As part of our project, a pilot plant for (waste) water treatment for sustainable fish farming and irrigation was officially opened on 23 November 2018 in Kisumu, Kenya.
Lake Victoria is the largest inland water in Africa and the second largest lake in the world. It has a great importance for the neighbouring states of Kenya, Uganda and Tanzania. Its freshwater reservoir forms the essential basis for fishing, business activity and tourism. However, the entire region is currently threatened by overfishing, eutrophication due to waste water from the lake industry, the increasing number of settlements and a growing impoverishment of the local population. Due to the oversupply of nutrients, the lake is largely overgrown by water hyacinths, which displace native aquatic plants due to their rapid growth.
The inaugurated pilot plant marks the start of the testing phase to demonstrate its suitability for everyday use. The pilot plant is based on a multi-purpose filtration system, a membrane bioreactor (MBR), which can be used both as a recirculation system for fish tanks (RAS) and for waste water treatment. A novel self-cleaning membrane material was developed for use in such membrane bioreactors. Here, fine-pored membranes are used to filter the treated waste water. These new treatment units are not only very compact in size, but they also achieve a comparatively high water quality. The problem of the membrane bioreactors available so far was the formation of fouling layers on the membrane surfaces, which reduce the water flow and thus the cleaning performance. They therefore had to be cleaned with chemicals at short intervals. The newly developed membrane material showed a significantly improved fouling behaviour in laboratory operation and is now being validated in the test phase on site parallel to the previous material.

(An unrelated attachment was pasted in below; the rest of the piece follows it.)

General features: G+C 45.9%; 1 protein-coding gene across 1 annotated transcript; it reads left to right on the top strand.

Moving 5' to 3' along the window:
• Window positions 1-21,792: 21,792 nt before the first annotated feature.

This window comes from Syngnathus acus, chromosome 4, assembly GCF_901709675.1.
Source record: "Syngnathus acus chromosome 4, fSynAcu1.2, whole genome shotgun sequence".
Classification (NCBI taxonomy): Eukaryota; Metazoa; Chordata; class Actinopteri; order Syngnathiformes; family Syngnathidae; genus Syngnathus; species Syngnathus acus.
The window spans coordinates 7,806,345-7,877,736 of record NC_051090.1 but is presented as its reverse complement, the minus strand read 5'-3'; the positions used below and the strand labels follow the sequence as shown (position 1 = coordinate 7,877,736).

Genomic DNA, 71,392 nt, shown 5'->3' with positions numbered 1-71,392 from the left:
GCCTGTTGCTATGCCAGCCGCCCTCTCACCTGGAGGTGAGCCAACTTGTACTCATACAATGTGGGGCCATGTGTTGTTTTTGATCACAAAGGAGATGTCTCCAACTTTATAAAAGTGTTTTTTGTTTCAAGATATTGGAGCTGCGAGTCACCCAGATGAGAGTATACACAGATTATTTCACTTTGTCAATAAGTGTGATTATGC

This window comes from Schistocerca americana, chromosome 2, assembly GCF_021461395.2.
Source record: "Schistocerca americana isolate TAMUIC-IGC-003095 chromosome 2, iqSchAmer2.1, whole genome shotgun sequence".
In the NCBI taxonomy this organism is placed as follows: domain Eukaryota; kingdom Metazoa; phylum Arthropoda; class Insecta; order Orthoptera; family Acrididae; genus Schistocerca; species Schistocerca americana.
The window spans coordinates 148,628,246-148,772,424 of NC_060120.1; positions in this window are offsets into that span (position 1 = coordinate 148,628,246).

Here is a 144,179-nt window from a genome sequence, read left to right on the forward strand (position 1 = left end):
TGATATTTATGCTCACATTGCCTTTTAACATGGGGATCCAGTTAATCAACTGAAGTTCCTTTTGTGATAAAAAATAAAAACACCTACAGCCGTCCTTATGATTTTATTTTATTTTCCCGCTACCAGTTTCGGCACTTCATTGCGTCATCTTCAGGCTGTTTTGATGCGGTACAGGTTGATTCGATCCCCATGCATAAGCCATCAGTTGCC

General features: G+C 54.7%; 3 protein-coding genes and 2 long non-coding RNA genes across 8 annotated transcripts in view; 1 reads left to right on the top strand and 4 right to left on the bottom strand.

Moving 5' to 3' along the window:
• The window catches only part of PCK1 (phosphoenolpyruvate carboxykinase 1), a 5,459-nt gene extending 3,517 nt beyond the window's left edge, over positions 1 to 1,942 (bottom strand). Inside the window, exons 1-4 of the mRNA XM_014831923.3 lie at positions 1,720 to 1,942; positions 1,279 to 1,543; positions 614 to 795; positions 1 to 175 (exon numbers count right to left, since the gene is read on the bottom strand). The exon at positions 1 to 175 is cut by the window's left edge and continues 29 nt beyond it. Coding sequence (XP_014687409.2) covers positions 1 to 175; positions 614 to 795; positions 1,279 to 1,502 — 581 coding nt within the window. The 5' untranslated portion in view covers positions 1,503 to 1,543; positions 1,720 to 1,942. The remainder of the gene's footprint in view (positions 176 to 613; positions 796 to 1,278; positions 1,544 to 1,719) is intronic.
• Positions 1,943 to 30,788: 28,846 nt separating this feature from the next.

In addition to the development of an innovative filtration system, VicInAqua also developed a sensor-controlled energy supply system for semi-autonomous operation based on photovoltaics and biogas. In this way, the necessary energy can be produced sustainably and a continuous energy supply for the plant can be ensured, even in the event of power failures in the grid.
"One of the main challenges of the project lies in the development of robust and cost-effective processes that are optimally adapted to the socio-economic conditions of the Lake Victoria region", emphasises Porject Coordinator Prof. Dr. Jan Hoinkis of Karlsruhe University of Applied Sciences - Technology and Economics (HsKA, Germany). "Therefore, training courses for local experts and an exchange of students between the European and African partners have been and will be carried out. This year, four students from Uganda and Kenya were able to complete a two-weeks training course at the Karlsruhe University of Applied Sciences.
A video about our project can be watched here.
Source: Karlsruhe University of Applied Sciences - Technology and Economics (HsKA, Germany). German article